A Simple Telephone

It only contains three parts and they are all simple:

A switch to connect and disconnect the phone from the network - This switch is generally called the hook switch. It connects when we lift the handset. A speaker - This is generally a little 50-cent, 8-ohm speaker of some sort. A microphone - In the past, telephone microphones have been as simple as carbon granules compressed between two thin metal plates. Sound waves from our voice compress and decompress the granules, changing the resistance of the granules and modulating the current flowing through the microphone.

That's it! We can dial this simple phone by rapidly tapping the hook switch -- all telephone switches still recognize "pulse dialing." If we pick the phone up and rapidly tap the switch hook four times, the phone company's switch will understand that we have dialed a "4."

A Modern Telephone

The problem with the phone shown on the previous page is that when we talk, we will hear our voice through the speaker. Most people find that annoying, so any modern" phone contains a device called a duplex coil or something functionally equivalent to block the sound of our own voice from reaching our ear. A modern telephone also includes a bell so it can ring and a touch-tone keypad and frequency generator. In a modern phone there is an electronic microphone, amplifier and circuit to replace the carbon granules and loading coil. The mechanical bell is often replaced by a speaker and a circuit to generate a pleasant ringing tone.

Tones

In a modern phone system, the operator has been replaced by an electronic switch. When we pick up the phone, the switch senses the completion of our loop and it plays a dial tone sound so we know that the switch and our phone are working.
The dial tone sound is simply a combination of 350-hertz tone and a 440-hertz tone When we dial the number using a touch-tone keypad. The different dialing sounds are made of pairs of tones, as shown here:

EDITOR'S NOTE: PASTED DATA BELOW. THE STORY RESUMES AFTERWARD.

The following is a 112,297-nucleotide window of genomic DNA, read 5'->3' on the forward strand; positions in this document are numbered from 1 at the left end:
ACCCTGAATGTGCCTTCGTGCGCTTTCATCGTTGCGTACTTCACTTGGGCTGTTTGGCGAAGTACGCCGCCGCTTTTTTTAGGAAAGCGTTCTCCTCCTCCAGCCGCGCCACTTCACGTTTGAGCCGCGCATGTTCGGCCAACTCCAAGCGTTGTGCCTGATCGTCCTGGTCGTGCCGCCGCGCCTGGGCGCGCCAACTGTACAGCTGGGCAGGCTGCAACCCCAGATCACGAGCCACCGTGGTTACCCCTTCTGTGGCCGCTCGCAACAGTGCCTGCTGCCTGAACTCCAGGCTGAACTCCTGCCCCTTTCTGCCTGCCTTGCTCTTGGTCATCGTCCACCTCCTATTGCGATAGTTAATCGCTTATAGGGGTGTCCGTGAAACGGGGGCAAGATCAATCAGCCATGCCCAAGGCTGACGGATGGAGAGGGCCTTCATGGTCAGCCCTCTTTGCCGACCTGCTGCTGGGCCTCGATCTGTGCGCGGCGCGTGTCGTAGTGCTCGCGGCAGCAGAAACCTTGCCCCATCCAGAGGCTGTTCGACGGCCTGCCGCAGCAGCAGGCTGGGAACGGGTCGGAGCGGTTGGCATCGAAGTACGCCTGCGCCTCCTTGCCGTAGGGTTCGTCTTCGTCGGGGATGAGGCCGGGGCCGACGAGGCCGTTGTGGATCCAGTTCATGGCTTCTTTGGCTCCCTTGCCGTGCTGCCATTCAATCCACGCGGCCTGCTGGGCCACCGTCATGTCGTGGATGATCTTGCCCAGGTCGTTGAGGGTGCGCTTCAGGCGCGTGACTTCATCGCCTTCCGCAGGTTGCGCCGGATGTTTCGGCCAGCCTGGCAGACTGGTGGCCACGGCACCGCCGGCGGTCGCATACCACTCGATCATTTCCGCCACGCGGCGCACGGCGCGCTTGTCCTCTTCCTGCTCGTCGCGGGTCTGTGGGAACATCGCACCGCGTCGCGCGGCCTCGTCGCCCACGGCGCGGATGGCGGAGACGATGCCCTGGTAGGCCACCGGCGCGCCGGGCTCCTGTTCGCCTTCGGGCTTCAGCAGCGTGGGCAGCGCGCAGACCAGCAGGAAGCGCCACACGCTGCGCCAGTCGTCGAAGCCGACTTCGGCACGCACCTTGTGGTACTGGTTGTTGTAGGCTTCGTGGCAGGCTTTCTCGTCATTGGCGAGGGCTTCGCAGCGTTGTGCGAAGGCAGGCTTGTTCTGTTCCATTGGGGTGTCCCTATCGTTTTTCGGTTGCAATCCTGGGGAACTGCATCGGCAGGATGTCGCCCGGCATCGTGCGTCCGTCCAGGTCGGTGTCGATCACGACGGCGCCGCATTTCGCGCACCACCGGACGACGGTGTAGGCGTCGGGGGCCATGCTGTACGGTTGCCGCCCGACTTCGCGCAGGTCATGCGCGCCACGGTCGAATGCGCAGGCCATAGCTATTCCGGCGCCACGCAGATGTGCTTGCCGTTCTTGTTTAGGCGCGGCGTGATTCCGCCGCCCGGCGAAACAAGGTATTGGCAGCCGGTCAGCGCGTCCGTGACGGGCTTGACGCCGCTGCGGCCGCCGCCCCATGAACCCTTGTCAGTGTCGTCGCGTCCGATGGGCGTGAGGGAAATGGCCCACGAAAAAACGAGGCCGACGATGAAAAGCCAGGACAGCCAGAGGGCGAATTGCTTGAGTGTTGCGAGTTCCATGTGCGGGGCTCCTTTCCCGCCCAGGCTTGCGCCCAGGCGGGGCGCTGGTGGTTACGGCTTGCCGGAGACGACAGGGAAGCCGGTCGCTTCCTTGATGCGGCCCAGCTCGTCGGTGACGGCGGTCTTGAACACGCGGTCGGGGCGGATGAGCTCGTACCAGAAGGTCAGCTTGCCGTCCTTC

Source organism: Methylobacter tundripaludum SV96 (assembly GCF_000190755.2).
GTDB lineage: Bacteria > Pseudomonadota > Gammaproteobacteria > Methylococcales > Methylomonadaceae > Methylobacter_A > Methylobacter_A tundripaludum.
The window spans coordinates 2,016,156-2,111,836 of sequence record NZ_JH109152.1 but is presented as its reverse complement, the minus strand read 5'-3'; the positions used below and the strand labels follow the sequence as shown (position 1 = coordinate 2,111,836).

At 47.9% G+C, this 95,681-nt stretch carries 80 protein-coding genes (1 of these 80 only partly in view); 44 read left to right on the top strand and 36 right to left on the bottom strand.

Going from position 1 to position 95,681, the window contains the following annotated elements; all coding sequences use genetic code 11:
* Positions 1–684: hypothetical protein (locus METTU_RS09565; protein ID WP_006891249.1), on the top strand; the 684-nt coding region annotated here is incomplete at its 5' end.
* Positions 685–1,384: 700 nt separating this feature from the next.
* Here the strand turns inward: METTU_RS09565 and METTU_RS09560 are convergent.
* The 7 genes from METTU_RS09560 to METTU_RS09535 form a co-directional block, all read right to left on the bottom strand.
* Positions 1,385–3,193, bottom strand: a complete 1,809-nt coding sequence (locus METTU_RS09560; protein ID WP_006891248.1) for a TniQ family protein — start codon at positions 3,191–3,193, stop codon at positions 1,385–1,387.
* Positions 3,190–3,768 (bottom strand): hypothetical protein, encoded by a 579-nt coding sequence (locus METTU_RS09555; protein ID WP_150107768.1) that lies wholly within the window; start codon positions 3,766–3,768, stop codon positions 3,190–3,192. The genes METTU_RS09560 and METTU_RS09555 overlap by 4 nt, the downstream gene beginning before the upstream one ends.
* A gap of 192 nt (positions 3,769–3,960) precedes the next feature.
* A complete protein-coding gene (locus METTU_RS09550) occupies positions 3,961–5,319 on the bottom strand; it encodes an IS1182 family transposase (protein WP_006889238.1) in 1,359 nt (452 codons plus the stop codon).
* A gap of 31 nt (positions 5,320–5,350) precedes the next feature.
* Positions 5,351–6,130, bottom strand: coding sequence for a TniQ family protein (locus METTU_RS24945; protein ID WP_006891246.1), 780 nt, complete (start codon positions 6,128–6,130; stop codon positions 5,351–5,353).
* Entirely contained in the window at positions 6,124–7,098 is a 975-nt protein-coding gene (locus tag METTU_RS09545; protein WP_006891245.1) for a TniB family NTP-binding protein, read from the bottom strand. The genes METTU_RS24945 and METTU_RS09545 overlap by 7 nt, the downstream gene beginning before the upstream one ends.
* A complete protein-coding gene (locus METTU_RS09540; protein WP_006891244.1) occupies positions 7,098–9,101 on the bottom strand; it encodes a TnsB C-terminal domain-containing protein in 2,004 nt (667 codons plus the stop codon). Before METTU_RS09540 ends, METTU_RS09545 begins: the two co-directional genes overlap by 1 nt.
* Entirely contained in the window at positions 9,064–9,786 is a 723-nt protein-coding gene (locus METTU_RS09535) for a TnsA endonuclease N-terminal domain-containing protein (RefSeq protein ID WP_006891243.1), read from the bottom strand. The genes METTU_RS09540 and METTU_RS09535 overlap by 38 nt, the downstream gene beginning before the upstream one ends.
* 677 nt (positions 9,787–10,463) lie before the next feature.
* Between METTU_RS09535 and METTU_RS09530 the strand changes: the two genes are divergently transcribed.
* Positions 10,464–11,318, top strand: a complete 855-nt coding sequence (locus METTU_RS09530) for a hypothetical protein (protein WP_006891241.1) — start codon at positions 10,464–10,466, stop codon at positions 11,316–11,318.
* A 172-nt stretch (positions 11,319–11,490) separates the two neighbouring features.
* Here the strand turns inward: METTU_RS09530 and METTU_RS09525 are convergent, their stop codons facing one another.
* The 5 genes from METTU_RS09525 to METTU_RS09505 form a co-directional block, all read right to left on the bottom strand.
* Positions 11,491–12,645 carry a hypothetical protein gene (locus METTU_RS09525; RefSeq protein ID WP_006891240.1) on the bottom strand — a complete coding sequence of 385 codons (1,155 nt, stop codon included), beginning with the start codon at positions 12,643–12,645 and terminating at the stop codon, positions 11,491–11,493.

1,209 Hz 1,336 Hz 1,477 Hz

697 Hz
770 Hz 852 Hz 941 Hz

1
4 7 *

2
5 8 0

3
6 9 #

If the number is busy, we hear a busy signal that is made up of a 480-hertz and a 620-hertz tone, with a cycle of one-half second on and one-half second off.

Telephone Bandwidth

In order to allow more long-distance calls to be transmitted, the frequencies transmitted are limited to a bandwidth of about 3,000 hertz. All of the frequencies in our voice below 400 hertz and above 3,400 hertz are eliminated. That's why someone's voice on a phone has a distinctive sound. Call up someone you know and play the 1,000-hertz sound file on your computer. The person will be able to hear the tone clearly. The person will also be able to hear the 2,000- and 3,000-hertz tones. However, the person will have trouble hearing the 4,000-hertz tone, and will not hear the 5,000- or 6,000-hertz tones at all! That's because the phone company clips them off completely.

Telephone Network

The telephone network starts in our house. A pair of copper wires runs from a box at the road to a box (often called an entrance bridge) at our house. From there, the pair of wires is connected to each phone jack in our house (usually using red and green wires). If our house has two phone lines, then two separate pairs of copper wires run from the road to our house. The second pair is usually colored yellow and black inside your house.

Telephone Network

Along the road runs a thick cable packed with 100 or more copper pairs. Depending on where we are located, this thick cable will run directly to the phone company's switch in our area or it will run to a box about the size of a refrigerator that acts as a digital concentrator.

A typical phone company box that we see by the side of the road (or in front of shop lots).
The concentrator digitizes our voice at a sample rate of 8,000 samples per second and 8-bit resolution. It then combines our voice with dozens of others and sends them all down a single wire (usually a coax cable or a fiber-optic cable) to the phone company office

Telephone Network

Our line connects into a line card at the switch so we can hear the dial tone when we pick up our phone. If we are calling someone connected to the same office, then the switch simply creates a loop between our phone and the phone of the person we called. If it's a long-distance call, then our voice is digitized and combined with millions of other voices on the long-distance network. our voice normally travels over a fiber-optic line to the office of the receiving party, but it may also be transmitted by satellite or by microwave towers.